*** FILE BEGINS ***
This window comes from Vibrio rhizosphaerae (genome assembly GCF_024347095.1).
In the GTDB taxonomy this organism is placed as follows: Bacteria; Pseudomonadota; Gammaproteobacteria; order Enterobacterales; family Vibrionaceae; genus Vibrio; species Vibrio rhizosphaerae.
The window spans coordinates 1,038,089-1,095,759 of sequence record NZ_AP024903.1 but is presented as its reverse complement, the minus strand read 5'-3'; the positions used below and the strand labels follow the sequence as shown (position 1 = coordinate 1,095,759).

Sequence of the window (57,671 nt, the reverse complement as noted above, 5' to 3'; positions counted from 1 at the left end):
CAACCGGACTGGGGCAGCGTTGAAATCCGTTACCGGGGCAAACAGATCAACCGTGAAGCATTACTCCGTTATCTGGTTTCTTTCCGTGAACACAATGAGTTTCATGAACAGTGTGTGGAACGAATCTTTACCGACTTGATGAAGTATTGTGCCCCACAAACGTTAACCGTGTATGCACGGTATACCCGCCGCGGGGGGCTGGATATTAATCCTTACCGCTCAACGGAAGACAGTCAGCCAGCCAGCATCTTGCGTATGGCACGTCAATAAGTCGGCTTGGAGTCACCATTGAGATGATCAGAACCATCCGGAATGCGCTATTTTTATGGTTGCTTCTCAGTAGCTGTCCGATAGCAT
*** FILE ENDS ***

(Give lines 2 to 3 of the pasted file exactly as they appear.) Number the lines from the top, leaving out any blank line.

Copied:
In the GTDB taxonomy this organism is placed as follows: Bacteria; Pseudomonadota; Gammaproteobacteria; order Enterobacterales; family Vibrionaceae; genus Vibrio; species Vibrio rhizosphaerae.
The window spans coordinates 1,038,089-1,095,759 of sequence record NZ_AP024903.1 but is presented as its reverse complement, the minus strand read 5'-3'; the positions used below and the strand labels follow the sequence as shown (position 1 = coordinate 1,095,759).